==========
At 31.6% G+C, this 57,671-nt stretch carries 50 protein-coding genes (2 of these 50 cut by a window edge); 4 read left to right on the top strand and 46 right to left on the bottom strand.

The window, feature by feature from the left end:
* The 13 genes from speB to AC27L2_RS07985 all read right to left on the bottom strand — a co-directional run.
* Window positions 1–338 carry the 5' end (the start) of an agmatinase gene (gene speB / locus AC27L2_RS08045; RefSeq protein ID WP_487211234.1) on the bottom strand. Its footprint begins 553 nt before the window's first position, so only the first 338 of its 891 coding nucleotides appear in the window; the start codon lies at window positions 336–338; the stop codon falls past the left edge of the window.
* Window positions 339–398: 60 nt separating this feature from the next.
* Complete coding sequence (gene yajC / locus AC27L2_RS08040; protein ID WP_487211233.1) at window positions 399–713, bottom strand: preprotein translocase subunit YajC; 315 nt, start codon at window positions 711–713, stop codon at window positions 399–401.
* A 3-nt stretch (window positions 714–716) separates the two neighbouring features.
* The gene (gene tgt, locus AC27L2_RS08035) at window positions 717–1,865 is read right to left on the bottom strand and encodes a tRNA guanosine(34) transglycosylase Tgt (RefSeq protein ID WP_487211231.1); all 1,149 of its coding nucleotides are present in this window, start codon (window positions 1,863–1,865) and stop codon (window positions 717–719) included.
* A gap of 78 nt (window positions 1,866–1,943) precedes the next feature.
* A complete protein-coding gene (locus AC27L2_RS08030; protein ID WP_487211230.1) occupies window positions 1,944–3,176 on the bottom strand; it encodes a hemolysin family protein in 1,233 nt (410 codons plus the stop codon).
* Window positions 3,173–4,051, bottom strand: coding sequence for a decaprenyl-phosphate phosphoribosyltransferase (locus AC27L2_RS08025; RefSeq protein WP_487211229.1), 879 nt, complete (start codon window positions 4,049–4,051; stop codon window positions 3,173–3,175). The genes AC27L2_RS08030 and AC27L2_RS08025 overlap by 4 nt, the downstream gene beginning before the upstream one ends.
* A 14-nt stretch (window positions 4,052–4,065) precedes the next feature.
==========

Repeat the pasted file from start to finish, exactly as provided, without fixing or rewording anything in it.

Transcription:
At 31.6% G+C, this 57,671-nt stretch carries 50 protein-coding genes (2 of these 50 cut by a window edge); 4 read left to right on the top strand and 46 right to left on the bottom strand.

The window, feature by feature from the left end:
* The 13 genes from speB to AC27L2_RS07985 all read right to left on the bottom strand — a co-directional run.
* Window positions 1–338 carry the 5' end (the start) of an agmatinase gene (gene speB / locus AC27L2_RS08045; RefSeq protein ID WP_487211234.1) on the bottom strand. Its footprint begins 553 nt before the window's first position, so only the first 338 of its 891 coding nucleotides appear in the window; the start codon lies at window positions 336–338; the stop codon falls past the left edge of the window.
* Window positions 339–398: 60 nt separating this feature from the next.
* Complete coding sequence (gene yajC / locus AC27L2_RS08040; protein ID WP_487211233.1) at window positions 399–713, bottom strand: preprotein translocase subunit YajC; 315 nt, start codon at window positions 711–713, stop codon at window positions 399–401.
* A 3-nt stretch (window positions 714–716) separates the two neighbouring features.
* The gene (gene tgt, locus AC27L2_RS08035) at window positions 717–1,865 is read right to left on the bottom strand and encodes a tRNA guanosine(34) transglycosylase Tgt (RefSeq protein ID WP_487211231.1); all 1,149 of its coding nucleotides are present in this window, start codon (window positions 1,863–1,865) and stop codon (window positions 717–719) included.
* A gap of 78 nt (window positions 1,866–1,943) precedes the next feature.
* A complete protein-coding gene (locus AC27L2_RS08030; protein ID WP_487211230.1) occupies window positions 1,944–3,176 on the bottom strand; it encodes a hemolysin family protein in 1,233 nt (410 codons plus the stop codon).
* Window positions 3,173–4,051, bottom strand: coding sequence for a decaprenyl-phosphate phosphoribosyltransferase (locus AC27L2_RS08025; RefSeq protein WP_487211229.1), 879 nt, complete (start codon window positions 4,049–4,051; stop codon window positions 3,173–3,175). The genes AC27L2_RS08030 and AC27L2_RS08025 overlap by 4 nt, the downstream gene beginning before the upstream one ends.
* A 14-nt stretch (window positions 4,052–4,065) precedes the next feature.